Whether you are seen at an urgent care or ER setting, chances are you will never see that provider again–or be able to contact the exact provider again. On the other hand, if your primary care provider knows you and has a relationship, then they are more apt to consider a longer term approach than the quick, often unnecessary test or procedure.
How does excessive testing hurt people?
CT scans represent a good example of how excessive testing can be harmful. According to the FDA, a CT scan of the abdomen delivers the equivalent of 400 chest X-rays of radiation and is equal to 2.7 years of natural background radiation exposure.
They can also hurt in another way–financially. In the days of HMOs, when insurance paid for everything, CT scans, lab tests and procedures were financially painless. Now, with higher deductibles, many of us are paying for these unnecessary and potentially harmful procedures.
Finally, they can hurt in a 3rd way: by finding an unexpected abnormality that after follow up CT scans, MRIs, ultrasounds and surgery eventually turns out to be “nothing to worry about.” Meanwhile, the patient has spent months worrying and thousands of dollars. And sadly, some of these folks end up dying from one of the hospital-related complications discussed above.
Is there a solution?
The Institute of Medicine recommends that health care should be better-coordinated, doctors should follow up with patients and there should be continuity of care.
The bottom line is that a system of rushed providers who don’t have time to think or explain things to their patients is not working. It is for this reason that Annapolis’ Evolve Medical Clinics and other Direct Primary Care offices are being touted by everyone from Michael Dell, Jeff Bezos, and Google to bi-partison Senators and Congressmen as a major step toward the solution.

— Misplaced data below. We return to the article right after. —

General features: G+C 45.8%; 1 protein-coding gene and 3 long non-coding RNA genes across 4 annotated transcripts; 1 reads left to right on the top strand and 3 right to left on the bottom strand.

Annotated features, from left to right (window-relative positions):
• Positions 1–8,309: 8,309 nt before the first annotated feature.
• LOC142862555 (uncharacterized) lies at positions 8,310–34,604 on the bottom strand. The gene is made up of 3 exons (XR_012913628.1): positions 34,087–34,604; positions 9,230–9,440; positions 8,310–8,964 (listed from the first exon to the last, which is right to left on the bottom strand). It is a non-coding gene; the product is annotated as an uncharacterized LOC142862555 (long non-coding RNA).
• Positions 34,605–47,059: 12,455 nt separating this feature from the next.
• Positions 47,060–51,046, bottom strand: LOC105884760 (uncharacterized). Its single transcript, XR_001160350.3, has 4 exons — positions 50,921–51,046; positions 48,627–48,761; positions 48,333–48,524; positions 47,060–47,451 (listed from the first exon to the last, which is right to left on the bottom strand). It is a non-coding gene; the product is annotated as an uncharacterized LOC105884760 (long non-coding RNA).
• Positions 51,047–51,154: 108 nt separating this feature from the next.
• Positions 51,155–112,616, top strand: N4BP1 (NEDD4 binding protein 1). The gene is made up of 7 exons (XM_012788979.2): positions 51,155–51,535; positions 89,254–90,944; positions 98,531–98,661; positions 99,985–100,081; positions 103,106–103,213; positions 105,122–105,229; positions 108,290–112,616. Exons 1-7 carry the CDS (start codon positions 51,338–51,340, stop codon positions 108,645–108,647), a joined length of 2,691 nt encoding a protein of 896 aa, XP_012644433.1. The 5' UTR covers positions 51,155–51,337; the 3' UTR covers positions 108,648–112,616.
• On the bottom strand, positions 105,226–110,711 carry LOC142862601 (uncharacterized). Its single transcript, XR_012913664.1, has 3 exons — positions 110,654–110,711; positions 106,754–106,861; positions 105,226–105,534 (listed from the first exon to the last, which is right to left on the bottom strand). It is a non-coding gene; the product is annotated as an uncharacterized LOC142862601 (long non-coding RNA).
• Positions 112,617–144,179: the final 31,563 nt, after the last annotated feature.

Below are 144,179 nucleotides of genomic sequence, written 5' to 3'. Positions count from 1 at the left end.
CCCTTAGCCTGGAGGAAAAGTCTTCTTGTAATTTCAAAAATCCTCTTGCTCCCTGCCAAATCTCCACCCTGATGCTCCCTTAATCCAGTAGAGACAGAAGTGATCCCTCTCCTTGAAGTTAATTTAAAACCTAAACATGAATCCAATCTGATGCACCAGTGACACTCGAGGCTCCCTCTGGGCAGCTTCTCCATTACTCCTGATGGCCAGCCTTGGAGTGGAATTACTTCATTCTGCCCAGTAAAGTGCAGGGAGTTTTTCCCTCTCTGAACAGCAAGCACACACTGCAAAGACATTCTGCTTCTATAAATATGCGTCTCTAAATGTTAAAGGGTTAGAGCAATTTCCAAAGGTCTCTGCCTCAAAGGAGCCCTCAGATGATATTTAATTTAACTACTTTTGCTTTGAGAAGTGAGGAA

Changing the reimbursement plan from fee-for-service to membership based primary care removes the time constraints and perverse financial incentives. Direct Primary Care doctors not only have the time to make the right diagnosis–by listening–but can also focus on advocating for their patients, saving them from unnecessary surgeries, tests and medications. In 2012, the British Medical Journal showed astounding results with Direct Primary Care:
- 35% fewer hospitalizations
- 65% fewer ER visits
- 66% fewer specialist visits
- 82% fewer surgeries
We are living in a medical world wherein there is an epidemic of unnecessary care and a lot of that care has caused doctors and hospitals to be a major killer, possibly worse than cancer or heart disease, if we believe the 440,000/deaths per year estimate.
We recommend that whenever possible, people establish care with a Primary Care provider. And use that person as the central “contractor” for your health.
Your Primary Care provider should advocate for you: does this test need to be done? Do I need this surgery? Can I save money on this medication–or do I even really need it? He or she should be accessible, easily, via phone or email. And you must be able to see them when you need them–and to follow up with them. If you have a Primary Care that can offer you continuity of care, is willing to coordinate your care and has the ability to spend the time with you that is necessary, it will go a long way towards protecting you and your family from what has become a dangerous system.